NEW YORK (Reuters) - Trading glitches on the New York Stock Exchange amid Tuesday's market rout caused the NYSE Group's NYX.N chief executive to defend the Big Board's hybrid system on Wednesday.
NYSE Chief Executive John Thain backed the new system, which is supposed to bring together the best of automated and human trading, in a television interview a day after the Big Board experienced major delays in response to massive trading volume.
“It had nothing at all to do with hybrid,” Thain told CNBC. “If anything yesterday proved that we still need people here and that really is what hybrid is all about.”
But others said that, despite the fine points of what went wrong, the Big Board’s reputation took a blow, just a week before sweeping new U.S. securities regulations come into effect.
“Clearly there would appear to be implications for the hybrid system and questions of reliability,” wrote Prudential Equity Group analyst Rob Rutschow in a note, adding that, although the exchange claimed hybrid was not the issue, “NYSE may suffer damage to its reputation.”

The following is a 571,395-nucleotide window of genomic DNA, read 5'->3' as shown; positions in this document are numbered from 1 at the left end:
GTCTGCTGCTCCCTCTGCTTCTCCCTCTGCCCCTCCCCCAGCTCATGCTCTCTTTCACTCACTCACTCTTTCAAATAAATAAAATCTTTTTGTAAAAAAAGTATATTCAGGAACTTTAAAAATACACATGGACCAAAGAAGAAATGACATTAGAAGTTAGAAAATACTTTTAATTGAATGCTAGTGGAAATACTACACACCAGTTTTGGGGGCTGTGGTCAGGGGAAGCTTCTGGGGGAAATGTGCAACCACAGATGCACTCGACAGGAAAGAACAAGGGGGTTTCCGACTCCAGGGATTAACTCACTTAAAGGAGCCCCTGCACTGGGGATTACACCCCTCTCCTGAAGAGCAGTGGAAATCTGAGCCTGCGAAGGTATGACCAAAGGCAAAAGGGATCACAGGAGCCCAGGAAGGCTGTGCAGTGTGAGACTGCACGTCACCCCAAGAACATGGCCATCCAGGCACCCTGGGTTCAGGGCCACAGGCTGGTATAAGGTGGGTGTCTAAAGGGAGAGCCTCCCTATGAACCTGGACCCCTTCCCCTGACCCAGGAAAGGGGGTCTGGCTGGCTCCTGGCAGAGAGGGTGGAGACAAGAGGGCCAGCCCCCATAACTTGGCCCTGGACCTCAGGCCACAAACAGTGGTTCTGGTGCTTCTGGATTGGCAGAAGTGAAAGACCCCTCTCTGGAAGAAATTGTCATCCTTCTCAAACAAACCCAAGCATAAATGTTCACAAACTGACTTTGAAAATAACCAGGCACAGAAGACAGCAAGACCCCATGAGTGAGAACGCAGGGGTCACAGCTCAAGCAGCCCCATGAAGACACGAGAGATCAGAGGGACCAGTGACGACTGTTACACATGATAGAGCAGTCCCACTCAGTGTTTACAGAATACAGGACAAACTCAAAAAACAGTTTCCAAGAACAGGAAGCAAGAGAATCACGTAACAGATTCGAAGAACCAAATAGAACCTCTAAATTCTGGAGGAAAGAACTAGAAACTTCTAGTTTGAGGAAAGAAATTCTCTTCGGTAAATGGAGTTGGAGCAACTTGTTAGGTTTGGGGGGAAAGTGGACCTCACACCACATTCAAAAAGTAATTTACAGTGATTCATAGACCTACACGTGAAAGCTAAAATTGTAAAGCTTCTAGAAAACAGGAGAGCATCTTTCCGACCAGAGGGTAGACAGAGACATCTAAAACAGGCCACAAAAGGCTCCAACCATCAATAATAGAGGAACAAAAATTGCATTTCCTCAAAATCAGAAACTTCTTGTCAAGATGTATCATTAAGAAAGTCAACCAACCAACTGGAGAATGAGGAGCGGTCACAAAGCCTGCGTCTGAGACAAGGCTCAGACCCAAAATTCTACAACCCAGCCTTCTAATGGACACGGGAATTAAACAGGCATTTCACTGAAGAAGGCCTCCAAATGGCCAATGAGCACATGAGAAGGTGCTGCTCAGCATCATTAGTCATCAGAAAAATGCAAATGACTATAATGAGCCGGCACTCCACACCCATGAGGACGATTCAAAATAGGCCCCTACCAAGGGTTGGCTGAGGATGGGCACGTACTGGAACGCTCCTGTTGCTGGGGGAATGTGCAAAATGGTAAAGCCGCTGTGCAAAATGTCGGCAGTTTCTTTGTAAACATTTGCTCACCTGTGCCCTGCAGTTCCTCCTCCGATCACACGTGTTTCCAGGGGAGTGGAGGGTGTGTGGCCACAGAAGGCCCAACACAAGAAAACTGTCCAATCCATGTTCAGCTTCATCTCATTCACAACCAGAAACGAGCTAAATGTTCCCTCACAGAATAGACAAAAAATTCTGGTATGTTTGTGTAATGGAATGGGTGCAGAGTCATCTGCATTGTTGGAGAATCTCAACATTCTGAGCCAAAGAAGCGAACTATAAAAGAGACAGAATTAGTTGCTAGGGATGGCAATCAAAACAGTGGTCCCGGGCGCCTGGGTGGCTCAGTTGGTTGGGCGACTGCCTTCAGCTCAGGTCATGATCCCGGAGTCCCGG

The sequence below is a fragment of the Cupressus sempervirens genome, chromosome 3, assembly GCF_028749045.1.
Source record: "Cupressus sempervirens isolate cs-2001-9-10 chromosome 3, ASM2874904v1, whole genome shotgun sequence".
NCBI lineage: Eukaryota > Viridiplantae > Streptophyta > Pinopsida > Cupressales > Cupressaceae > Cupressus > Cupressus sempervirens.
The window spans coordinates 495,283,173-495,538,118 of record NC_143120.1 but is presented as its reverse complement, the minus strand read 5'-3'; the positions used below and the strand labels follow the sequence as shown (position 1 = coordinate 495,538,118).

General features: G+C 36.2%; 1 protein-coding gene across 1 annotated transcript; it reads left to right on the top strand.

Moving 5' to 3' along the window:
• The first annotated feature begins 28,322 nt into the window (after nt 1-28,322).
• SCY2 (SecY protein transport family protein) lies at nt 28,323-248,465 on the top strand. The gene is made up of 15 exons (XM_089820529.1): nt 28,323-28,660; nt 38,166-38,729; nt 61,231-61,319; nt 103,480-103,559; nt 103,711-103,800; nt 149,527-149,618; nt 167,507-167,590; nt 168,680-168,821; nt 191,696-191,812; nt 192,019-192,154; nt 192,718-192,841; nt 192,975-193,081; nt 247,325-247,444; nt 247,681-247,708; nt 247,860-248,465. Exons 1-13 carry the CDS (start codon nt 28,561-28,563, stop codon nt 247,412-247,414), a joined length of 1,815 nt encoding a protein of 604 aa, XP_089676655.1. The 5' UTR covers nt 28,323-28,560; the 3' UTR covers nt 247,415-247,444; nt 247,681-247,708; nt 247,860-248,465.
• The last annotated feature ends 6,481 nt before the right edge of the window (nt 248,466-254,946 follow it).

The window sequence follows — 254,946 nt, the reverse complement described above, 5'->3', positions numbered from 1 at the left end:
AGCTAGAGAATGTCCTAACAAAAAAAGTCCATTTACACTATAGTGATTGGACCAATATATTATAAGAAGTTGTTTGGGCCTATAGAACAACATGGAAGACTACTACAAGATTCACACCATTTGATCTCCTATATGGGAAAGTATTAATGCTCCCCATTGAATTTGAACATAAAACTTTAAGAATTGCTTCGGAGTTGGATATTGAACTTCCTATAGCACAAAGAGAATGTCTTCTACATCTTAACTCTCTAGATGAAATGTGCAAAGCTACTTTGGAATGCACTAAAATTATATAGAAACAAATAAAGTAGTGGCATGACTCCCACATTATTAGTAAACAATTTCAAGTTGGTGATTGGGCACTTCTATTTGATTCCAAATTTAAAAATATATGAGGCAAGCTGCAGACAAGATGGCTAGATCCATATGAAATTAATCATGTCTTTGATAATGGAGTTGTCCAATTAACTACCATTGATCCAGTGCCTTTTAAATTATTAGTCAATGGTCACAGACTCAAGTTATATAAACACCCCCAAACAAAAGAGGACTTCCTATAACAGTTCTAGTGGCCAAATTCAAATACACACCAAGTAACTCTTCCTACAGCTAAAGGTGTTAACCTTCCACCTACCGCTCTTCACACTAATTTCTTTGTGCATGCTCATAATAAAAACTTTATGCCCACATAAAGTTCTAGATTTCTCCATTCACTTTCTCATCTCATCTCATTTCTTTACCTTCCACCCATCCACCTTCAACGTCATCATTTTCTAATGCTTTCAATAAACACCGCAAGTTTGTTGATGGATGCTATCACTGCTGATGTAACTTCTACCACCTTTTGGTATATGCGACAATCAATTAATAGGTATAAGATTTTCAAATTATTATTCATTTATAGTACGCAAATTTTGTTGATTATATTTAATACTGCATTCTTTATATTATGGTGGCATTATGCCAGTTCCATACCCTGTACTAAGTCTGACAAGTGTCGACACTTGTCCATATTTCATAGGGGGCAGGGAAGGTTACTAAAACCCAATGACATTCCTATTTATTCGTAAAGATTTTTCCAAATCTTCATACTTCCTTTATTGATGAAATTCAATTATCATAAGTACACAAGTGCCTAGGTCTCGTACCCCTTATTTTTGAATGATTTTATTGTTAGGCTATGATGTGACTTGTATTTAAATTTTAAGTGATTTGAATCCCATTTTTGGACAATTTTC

The trading glitches came amid turnover on the NYSE of about 2.41 billion shares -- well above last year’s estimated daily average of 1.84 billion.
The delays resulted from record traffic on the NYSE’s electronic routing system, called SuperDot, Thain said, and were not related to the hybrid system, which integrates the automated trade execution with the Big Board’s storied exchange floor.
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With hundreds of specialist trading positions recently eliminated, there were also questions on Wednesday of whether more feet on the ground at the Big Board could have averted the logjam.
“Some will argue that, with more floor traders, this could have been averted,” said Jamie Selway of New York-based White Cap Trading. “I would go the other way and say, with better technology, it would have been alleviated. But that’s precisely the debate that will arise from yesterday.”
The Nasdaq Stock Market NDAQ.O, the largest electronic U.S. stock exchange, said it did not suspend trading during the market rout.
“You certainly need people, but you need technology to support those people,” Nasdaq chief executive Robert Greifeld told CNBC following Thain’s comments on Wednesday. “Yesterday was really not unexpected. There will be others.”
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